Then I saw the movie SEANCE ON A WET AFTERNOON, in which a crazed Kim Stanley kidnaps a little girl, keeps her in a darkened room, and puts on a nurse’s outfit so the little girl will believe she’s in a hospital. ...That ALMOST made me wonder if the quiet old lady had sinister motives for watching over the little bunny so intently. I mean, he is pretty groggy. ...And, hey, what’s in that bowl of mush anyway?
Looking for definitive answers, I consulted Leonard Marcus’s excellent biography, MARGARET WISE BROWN : AWAKENED BY THE MOON. He tells us how GOODNIGHT MOON came to be written and published, but offers no explanation for the quiet old lady’s identity. I did learn some interesting trivia about the book, though. Upon publication, it was not even deemed worthy of review by the Horn Book Magazine. And the New York Public Library rejected it as an “unbearably sentimental piece of work” and didn’t order its first copy until 1973!
But back to the nameless old lady. I’ve come to the conclusion that she functions as a sort of Rorschach Test for the reader. It’s not surprising that Quark from LOSER’S GUIDE views her as the bunny’s mother: his own mother has been absent for most of his life. Whether we think she’s a mother...grandmother...babysitter... whether we find her cozy and comforting...authoritative and no-nonsense...or even slightly sinister mostly speaks about our own complicated psyches and personal issues.
It also strikes me that fretting about her name and status is probably something only adults would do. The millions of kids who fall asleep each night to the words of GOODNIGHT MOON never question it. They know exactly who she is: she’s simply the quiet old lady who whispers "hush" -- and that’s all they need to know.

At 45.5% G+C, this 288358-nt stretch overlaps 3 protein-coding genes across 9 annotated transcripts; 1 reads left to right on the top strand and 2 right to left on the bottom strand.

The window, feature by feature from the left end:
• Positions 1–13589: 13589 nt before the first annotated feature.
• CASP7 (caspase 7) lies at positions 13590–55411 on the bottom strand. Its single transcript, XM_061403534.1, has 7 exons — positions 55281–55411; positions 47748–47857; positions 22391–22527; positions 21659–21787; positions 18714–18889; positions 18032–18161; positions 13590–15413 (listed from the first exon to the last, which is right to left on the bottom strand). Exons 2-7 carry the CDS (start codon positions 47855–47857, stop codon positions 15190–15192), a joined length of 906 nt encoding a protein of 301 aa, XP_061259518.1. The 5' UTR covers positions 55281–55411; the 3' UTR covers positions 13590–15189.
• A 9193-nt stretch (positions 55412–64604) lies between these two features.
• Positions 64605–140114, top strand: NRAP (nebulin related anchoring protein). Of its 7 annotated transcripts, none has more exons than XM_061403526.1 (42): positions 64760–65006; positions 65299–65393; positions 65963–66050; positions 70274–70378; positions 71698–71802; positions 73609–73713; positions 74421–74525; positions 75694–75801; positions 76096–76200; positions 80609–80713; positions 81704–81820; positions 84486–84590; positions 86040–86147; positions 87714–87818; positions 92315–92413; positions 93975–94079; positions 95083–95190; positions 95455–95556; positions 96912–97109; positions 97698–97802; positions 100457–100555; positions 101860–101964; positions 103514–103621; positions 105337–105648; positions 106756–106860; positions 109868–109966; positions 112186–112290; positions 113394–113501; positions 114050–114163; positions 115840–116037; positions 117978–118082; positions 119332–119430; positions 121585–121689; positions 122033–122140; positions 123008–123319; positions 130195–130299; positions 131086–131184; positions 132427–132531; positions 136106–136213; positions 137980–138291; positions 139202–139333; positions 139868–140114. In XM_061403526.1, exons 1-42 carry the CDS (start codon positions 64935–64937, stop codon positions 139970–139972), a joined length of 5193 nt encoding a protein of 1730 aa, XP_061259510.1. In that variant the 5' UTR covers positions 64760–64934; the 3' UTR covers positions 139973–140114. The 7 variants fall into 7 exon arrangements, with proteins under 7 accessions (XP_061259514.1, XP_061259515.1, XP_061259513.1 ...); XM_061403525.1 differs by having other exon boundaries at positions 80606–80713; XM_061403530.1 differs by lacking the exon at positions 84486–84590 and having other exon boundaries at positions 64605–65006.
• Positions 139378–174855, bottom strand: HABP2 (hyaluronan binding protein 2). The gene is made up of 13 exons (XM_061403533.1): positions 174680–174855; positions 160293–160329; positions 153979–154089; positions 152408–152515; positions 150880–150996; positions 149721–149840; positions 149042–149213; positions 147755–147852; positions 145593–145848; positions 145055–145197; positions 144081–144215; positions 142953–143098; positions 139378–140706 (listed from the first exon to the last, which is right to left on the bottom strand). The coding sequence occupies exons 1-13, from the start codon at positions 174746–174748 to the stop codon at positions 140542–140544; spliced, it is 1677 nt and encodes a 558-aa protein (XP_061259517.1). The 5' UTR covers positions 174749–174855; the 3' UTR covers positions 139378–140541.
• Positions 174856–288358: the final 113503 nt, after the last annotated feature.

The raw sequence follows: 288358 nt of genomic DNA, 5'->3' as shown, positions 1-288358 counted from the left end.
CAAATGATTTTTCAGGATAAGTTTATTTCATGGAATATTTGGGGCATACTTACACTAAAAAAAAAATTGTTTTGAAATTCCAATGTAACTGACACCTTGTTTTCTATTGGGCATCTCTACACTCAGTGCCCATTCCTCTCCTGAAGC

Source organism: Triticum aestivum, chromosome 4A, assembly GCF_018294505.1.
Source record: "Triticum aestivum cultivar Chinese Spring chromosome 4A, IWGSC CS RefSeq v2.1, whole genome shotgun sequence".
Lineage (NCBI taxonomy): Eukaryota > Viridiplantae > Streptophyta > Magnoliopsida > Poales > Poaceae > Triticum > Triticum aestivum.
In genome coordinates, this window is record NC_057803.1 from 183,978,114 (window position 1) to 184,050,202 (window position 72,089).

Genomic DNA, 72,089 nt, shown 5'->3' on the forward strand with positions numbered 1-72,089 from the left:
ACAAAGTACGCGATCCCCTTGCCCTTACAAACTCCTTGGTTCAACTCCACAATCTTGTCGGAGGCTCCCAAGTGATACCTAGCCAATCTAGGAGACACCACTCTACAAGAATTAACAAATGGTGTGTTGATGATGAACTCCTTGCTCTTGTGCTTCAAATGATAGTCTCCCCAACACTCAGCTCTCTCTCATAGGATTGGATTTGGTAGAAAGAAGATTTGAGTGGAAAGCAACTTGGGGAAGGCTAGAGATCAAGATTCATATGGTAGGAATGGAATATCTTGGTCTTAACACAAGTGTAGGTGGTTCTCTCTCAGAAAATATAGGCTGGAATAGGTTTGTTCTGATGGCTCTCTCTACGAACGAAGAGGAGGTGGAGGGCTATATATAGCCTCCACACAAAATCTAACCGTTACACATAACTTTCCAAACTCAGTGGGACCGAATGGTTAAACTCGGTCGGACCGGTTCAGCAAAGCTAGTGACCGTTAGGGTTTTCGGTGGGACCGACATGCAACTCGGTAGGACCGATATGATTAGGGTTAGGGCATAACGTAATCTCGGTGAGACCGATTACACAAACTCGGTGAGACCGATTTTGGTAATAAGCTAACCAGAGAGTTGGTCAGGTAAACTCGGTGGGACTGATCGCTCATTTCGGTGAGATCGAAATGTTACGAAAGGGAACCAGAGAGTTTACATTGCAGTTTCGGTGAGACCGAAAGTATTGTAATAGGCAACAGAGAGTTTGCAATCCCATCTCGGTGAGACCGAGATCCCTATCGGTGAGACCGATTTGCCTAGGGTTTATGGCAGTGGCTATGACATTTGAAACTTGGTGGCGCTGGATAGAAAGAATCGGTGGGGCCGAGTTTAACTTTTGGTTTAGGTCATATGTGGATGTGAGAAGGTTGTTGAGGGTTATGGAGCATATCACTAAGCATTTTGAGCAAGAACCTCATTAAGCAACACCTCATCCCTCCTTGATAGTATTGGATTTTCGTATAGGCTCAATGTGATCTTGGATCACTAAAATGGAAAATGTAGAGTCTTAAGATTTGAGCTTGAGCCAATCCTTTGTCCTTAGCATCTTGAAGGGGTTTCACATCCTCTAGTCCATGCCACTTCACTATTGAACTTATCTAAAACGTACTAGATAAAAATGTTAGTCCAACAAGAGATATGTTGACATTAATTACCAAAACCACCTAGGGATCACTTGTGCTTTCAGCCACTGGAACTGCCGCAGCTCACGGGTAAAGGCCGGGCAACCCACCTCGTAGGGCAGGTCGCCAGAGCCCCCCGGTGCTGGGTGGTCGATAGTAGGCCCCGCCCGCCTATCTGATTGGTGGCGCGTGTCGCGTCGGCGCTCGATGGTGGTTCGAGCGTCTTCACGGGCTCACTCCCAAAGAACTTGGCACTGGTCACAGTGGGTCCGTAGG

Posted by Peter D. Sieruta at 1:14 AM
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This room, and the grown up bunny, and the little boy bunny also appear (changed somewhat, but still recognizable) in The Runaway Bunny, and in this book the bunny woman is obviously the mother...
I always thought of her as the nanny or babysitter but never thought she was the same lady as the mother in 'runaway bunny'. Very interesting post!
Oh, no, she's not the bunny's mother. She's an old lady, and old ladies don't have little children. I always thought of her as a housekeeper or babysitter. I just asked my son (who is 10 now, but remembers book details very well), and he said he thinks she's the grandma.
My question about this book has always been why there's a telephone in the room. All the other contents say nursery to me, but a telephone? Weird.
Loved your discussion of Good Night Moon--simply one of my favorite kids' books ever. Great blog.
A. E. Cannon
I always wondered about that mush, too. I wonder... if this is the runaway bunny, maybe she turned into a mildly creepy old lady keeping him captive under the threat of a mush force-feeding?
Seriously though, I always thought she was the mother, but in the light of adulthood, am casting my vote for Grandmom, perhaps the non-spoiling brand, but Grandmom, none the less.